Many job counselors and coaches present the ideal career path as one that leads from A to B to C; you’re an intern, then an assistant, then a specialist, then a manager, etc. However, especially during the first few years of your career, you should be less concerned with crafting a step-by-step resume and more on being exposed to a variety of industries and experiences. Doing so can lead to an eclectic skill set that makes you valuable in a variety of fields and also allows you to figure out exactly what you want to do. So if you are feeling apprehensive about doing a little experimentation with your career path, here are several reasons why doing so can lead to your perfect job fit.
1. While career experimentation follows a more “jack of all trades, master of none” philosophical approach, what you won’t gain in deep experience in individual feels is replaced by the ability to understand multiple perspectives. Think about it. It can be extremely beneficial to be able to call on past skills from a variety of jobs should the need arise for particular experience. Through experiencing multiple perspectives, you gain the ability to relate to people from a diverse range of backgrounds, helping you build relationships with a wider array of clients and partners.
Your assorted experiences also boost your abilities as a manager as you are likely to oversee a set of employees with a host of functions. And while you probably will not be an expert in any or all of the areas represented by your team, the basic knowledge you’ve gained will help you be a more effective manager able to more efficiently delegate work to the proper workers.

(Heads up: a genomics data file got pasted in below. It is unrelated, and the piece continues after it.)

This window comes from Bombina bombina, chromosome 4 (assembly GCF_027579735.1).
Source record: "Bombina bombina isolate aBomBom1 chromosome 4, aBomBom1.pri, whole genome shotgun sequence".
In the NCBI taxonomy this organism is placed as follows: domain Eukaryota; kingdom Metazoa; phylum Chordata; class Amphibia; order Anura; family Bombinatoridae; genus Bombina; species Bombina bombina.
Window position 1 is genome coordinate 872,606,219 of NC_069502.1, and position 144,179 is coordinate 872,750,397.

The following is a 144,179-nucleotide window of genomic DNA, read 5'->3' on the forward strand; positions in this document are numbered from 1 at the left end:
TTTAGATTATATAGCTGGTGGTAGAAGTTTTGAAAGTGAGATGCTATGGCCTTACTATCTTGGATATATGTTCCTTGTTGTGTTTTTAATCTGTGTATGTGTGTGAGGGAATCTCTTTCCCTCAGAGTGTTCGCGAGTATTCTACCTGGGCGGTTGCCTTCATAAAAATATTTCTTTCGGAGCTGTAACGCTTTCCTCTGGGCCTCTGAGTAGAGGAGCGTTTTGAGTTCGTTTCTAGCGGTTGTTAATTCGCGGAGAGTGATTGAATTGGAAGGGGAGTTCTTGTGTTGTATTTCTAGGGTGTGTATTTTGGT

2. A huge benefit to having such a wide range of occupational experience is that you gain the knowledge you need to discard career paths that don’t suit you. This decision can often be reached after an internship, without even having to spend substantial time working in the field. This is especially true if you use the time to meet with people spanning the breadth of roles that are represented within the field.
3. Regardless of industry or role, you inevitably learn skills that are common and necessary across a range of careers. Such skills include communication, managing people, and building client relationships, just to name a few. As you look for new experiences, pay attention for the signs that a job will help you build such transferable skills.
4. Once you build up enough experience, you will begin to recognize general patterns by which organizations operate and be able to begin comparing industries in a way that allows you to start finding your preferences. Once you start pinpointing these preferences you can start noticing those companies and industries that play to them.
When you’ve collected these experiences and decide it is time to settle down to a strict career path, you must then determine which experiences and aspects of your past work are most relevant to the new job you are after. Stick to relying on a few core functions in your resume construction and use them to showcase your skills on paper and in person. While you may find that your skills don’t match up perfectly for the job you want, don’t focus on your weaknesses and let your diverse experiences speak to your flexibility and adaptability.
As you can see, having a non-linear career path is not a bad thing and gives you opportunities to experiment and learn; things that you would never have encountered otherwise. Just remember to always bring your past lessons with you on new endeavors and keep learning and growing your value as a unique and eclectic worker.